The stock market was kind to Mark Zuckerberg this summer.
So was life in general.
Facebook shares jumped 14 percent in the past three months, as of Thursday's close, the best performance among the five most valuable U.S. technology companies. Apple and Microsoft each rose about 7 percent, While Amazon and Alphabet dropped.
As Labor Day weekend arrives and the kids return to school, Zuckerberg finds himself the world's fifth-richest person, just behind Warren Buffett and ahead of Carlos Slim. Facebook's summertime rally added over $8 billion to the founder's fortune, which now sits at $71.7 billion, according to the Forbes billionaires list.
At 33, Zuckerberg is 54 years younger than Buffett, who amassed his fortune through many decades of value-based investing. Zuckerberg earned his wealth by creating an online business that's grown rapidly around the globe and now has 2 billion users.
The Harvard University dropout started the vacation season by returning to his alma mater to deliver the commencement address at graduation and collect an honorary degree.
In his speech (reprinted here in full), Zuckerberg urged graduates to help build a world where everyone has a sense of purpose. He also added his name to the list of tech executives calling for a universal basic income.
Zuckerberg's charitable organization — the Chan-Zuckerberg Initiative — has grown thanks to his regular stock sales. The entity, which he started with his wife, Priscilla Chan, has close to 200 employees, including a group of scientists hoping to identify every human cell.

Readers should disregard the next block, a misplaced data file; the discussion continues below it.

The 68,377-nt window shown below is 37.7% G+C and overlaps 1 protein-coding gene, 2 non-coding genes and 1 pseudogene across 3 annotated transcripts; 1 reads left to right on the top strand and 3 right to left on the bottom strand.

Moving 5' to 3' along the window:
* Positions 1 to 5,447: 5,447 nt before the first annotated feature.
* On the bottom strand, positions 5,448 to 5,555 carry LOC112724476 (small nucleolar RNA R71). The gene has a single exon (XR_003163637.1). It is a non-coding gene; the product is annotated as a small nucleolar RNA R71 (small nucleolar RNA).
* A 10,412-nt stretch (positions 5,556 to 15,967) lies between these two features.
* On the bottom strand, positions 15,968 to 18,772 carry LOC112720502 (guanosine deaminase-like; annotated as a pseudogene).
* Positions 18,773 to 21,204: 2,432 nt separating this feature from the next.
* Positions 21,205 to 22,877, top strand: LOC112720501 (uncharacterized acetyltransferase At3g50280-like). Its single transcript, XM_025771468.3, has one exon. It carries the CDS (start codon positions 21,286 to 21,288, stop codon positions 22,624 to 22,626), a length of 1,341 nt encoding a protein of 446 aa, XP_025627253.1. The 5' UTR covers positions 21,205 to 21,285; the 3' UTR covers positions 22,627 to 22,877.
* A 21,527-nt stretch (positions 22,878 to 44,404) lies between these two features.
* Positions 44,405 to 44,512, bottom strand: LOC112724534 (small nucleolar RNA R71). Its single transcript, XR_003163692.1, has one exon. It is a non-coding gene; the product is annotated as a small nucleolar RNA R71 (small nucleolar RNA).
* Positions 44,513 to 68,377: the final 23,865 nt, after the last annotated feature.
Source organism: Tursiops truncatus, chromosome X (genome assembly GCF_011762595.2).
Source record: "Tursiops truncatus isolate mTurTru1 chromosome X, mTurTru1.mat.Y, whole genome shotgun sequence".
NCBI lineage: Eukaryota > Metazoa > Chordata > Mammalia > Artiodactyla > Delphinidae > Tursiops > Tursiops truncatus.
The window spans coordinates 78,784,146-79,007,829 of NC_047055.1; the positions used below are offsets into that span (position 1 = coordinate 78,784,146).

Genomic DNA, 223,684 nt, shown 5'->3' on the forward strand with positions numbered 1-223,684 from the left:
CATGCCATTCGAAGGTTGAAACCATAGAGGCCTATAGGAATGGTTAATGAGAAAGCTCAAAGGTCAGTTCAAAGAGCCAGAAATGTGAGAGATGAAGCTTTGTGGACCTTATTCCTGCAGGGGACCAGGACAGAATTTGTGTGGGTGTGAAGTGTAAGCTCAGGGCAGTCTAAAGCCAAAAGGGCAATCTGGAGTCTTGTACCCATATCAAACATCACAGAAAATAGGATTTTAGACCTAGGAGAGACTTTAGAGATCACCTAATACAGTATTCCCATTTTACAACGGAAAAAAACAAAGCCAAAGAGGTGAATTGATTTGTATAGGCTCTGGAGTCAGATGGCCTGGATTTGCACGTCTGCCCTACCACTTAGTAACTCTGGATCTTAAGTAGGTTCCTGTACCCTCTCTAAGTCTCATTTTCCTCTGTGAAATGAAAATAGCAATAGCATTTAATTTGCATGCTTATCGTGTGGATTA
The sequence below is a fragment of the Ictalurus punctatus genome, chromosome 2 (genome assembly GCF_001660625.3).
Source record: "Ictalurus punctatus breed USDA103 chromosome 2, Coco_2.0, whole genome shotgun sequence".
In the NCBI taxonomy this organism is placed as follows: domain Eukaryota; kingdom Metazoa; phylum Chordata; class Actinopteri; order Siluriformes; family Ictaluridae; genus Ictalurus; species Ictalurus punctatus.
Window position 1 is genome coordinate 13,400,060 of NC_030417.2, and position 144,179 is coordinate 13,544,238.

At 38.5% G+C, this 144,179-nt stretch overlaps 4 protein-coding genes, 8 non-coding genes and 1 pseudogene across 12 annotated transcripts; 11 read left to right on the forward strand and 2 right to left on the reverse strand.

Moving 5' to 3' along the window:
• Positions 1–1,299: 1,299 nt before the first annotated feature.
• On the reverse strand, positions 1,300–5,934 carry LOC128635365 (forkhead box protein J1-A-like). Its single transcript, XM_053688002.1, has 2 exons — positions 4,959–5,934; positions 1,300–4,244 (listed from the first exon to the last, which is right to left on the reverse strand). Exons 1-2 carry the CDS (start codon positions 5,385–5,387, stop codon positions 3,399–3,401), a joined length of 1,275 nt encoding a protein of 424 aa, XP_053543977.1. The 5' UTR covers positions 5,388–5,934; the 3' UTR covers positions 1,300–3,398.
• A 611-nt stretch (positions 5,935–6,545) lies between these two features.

As if that's not enough, Zuckerberg and Chan welcomed their second daughter last month. The birth of baby August prompted Zuckerberg to plan a two-month leave from his job, the first month right away with the second in December. Facebook allows for four months of maternity or paternity leave.
"Studies show that when working parents take time to be with their newborns, it's good for the entire family," Zuckerberg wrote in a Facebook post. "And I'm pretty sure the office will still be standing when I get back."
Not that Facebook has been able to avoid controversy during this charmed period.
The company has been dealing with the continued fallout of the fake news scandal that gained traction after the presidential election in November. Facebook has been taking steps to remove fake stories through a beefed up editorial group. This week, it said pages that show such stories can no longer advertise on the site.
In January, shortly after the election, Zuckerberg said he planned to travel to about 30 states this year to see how people are "living, working and thinking about the future." In his travels, he shook hands with people in Iowa and visited a former gold mine a mile under South Dakota. A video of that visit amassed more than 1 million views on Facebook.
But in a letter he and Chan wrote announcing the arrival of their daughter, Zuckerberg showed his softer side.
"The world can be a serious place," the couple wrote. "Make time to go outside and play."
As Labor Day Weekend arrives, it sounds like advice worth taking.